Sibunzi is preparing to marry his fiancée, Julia Olivia Davids.
“We are from different but very similar backgrounds. She is coloured and I’m black. We both come from tough upbringings. We both understand [we have to] work for something in life and [don’t expect to] just get things on a silver platter. I think that’s one thing that has kept us going.”
Sibunzi and Davids find it annoying that people still stare at them wherever they go – at restaurants, shopping malls, or even just driving in their car.
“I think there are still a lot people that, even though apartheid is gone, it’s still in their mind-set,” says Davids. “It’s what they still believe; that if you are an Indian, you are not supposed to be with a black person and if you are coloured you are not supposed to be with a white person.”
Group head of tax
Sakhile Mthunywa collects art. She loves to travel – she says she’s been to most African countries already – and likes to entertain but doesn’t like to cook, unless you count coffee and Coco Pops.
“I was thinking maybe one day in my 60s or 70s I may have a coffee shop,” the tall, slender 33-year-old tells me in her comfortable, three-bedroom flat in Johannesburg’s northern suburbs. “But [only] after I’ve seen the entire world and have collected coffee beans from all over the place.”
As a group head of tax in an insurance office, her work keeps her busy, so much so that she hardly sees her friends.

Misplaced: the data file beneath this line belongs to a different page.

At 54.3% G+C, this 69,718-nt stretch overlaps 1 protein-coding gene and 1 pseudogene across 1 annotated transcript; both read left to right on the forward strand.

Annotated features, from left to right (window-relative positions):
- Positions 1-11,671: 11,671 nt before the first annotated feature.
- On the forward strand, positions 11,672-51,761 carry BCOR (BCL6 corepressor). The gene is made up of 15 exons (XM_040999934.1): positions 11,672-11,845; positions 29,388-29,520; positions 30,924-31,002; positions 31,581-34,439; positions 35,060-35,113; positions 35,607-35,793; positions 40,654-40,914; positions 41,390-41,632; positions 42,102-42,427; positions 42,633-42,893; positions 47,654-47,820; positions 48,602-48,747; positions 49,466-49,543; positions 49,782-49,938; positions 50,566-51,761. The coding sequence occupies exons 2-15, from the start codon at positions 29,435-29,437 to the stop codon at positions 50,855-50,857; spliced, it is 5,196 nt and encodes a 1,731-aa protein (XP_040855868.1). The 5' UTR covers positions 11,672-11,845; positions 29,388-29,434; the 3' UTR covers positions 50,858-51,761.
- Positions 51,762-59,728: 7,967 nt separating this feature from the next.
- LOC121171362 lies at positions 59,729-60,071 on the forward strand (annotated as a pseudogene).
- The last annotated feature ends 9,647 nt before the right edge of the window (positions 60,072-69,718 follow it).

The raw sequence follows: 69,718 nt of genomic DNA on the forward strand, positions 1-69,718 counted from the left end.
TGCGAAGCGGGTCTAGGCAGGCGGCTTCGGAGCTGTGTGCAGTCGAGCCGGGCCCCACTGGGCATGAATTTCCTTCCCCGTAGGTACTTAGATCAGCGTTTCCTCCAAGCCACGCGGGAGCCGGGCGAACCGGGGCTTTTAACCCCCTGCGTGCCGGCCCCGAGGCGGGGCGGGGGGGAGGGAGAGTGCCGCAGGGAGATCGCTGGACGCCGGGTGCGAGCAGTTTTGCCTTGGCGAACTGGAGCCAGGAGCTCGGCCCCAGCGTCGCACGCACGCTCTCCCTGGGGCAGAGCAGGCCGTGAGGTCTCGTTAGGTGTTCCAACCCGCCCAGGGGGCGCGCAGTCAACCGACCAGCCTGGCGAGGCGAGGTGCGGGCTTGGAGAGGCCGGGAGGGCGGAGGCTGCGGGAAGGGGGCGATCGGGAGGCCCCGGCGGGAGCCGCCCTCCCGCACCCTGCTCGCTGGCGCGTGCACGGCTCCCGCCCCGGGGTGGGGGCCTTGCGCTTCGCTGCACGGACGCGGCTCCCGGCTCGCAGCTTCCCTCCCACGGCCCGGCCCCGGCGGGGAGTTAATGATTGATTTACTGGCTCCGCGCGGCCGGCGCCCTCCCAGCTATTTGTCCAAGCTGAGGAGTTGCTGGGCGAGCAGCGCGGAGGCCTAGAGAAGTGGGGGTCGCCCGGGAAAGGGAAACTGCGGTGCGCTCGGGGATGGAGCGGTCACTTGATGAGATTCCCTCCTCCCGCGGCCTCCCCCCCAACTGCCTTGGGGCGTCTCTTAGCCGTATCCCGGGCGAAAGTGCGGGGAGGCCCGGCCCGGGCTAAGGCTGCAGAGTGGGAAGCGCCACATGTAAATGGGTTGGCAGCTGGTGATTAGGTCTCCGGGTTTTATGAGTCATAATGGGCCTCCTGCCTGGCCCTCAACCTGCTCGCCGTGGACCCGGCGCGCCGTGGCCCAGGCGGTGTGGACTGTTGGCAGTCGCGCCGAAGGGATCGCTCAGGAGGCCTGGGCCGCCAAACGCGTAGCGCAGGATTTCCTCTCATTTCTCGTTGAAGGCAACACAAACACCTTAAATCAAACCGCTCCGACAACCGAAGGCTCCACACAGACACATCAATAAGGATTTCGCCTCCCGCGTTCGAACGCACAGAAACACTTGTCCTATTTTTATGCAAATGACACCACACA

“That’s why we have decided to save up money each year and go on trips,” she says. “I think the more we work hard and we climb up the ranks at work, the [less we] see each other. So thank God for social networks.”
Mthunywa, whose parents divorced when she was five, lived in different places growing up: with her dad in Diepkloof, her grandfather in Ga-Rankuwa and – for a three-year stretch – in a shack with her mother and brother in Mamelodi.
But now, being a single woman who supports herself, she has found that the men she meets have preconceptions of what she’s all about.
“The dude is like, ‘So you’ve got a car?’ Yes. ‘So you live alone?’ Yes. ‘In your own place?’ Yes. ‘You have a job?’ Yes. ‘You are the head of the department?’ Yes. ‘Oh! You are high maintenance!’ “
Notwithstanding her job, her lifestyle and the numbers that place her firmly in the middle class, she doesn’t relate to the label.